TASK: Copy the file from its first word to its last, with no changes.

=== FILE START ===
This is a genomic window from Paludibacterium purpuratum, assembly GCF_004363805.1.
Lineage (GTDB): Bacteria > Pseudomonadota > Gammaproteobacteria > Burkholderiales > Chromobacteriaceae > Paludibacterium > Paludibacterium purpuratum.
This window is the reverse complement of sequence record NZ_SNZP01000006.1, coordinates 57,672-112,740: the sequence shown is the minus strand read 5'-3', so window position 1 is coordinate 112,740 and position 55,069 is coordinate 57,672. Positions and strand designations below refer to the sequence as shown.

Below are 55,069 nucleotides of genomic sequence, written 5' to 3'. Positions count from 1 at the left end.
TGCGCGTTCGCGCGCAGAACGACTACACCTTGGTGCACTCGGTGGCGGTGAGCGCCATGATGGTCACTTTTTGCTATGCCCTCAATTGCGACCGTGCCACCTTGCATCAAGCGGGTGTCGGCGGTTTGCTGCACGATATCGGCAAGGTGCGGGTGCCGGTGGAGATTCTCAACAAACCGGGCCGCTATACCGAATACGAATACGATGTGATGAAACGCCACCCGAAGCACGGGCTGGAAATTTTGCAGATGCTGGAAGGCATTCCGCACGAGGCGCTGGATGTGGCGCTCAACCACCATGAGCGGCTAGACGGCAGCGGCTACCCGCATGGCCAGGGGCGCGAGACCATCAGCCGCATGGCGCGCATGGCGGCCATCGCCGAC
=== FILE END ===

This is a genomic window from Paludibacterium purpuratum, assembly GCF_004363805.1.
Lineage (GTDB): Bacteria > Pseudomonadota > Gammaproteobacteria > Burkholderiales > Chromobacteriaceae > Paludibacterium > Paludibacterium purpuratum.
This window is the reverse complement of sequence record NZ_SNZP01000006.1, coordinates 57,672-112,740: the sequence shown is the minus strand read 5'-3', so window position 1 is coordinate 112,740 and position 55,069 is coordinate 57,672. Positions and strand designations below refer to the sequence as shown.

Below are 55,069 nucleotides of genomic sequence, written 5' to 3'. Positions count from 1 at the left end.
TGCGCGTTCGCGCGCAGAACGACTACACCTTGGTGCACTCGGTGGCGGTGAGCGCCATGATGGTCACTTTTTGCTATGCCCTCAATTGCGACCGTGCCACCTTGCATCAAGCGGGTGTCGGCGGTTTGCTGCACGATATCGGCAAGGTGCGGGTGCCGGTGGAGATTCTCAACAAACCGGGCCGCTATACCGAATACGAATACGATGTGATGAAACGCCACCCGAAGCACGGGCTGGAAATTTTGCAGATGCTGGAAGGCATTCCGCACGAGGCGCTGGATGTGGCGCTCAACCACCATGAGCGGCTAGACGGCAGCGGCTACCCGCATGGCCAGGGGCGCGAGACCATCAGCCGCATGGCGCGCATGGCGGCCATCGCCGAC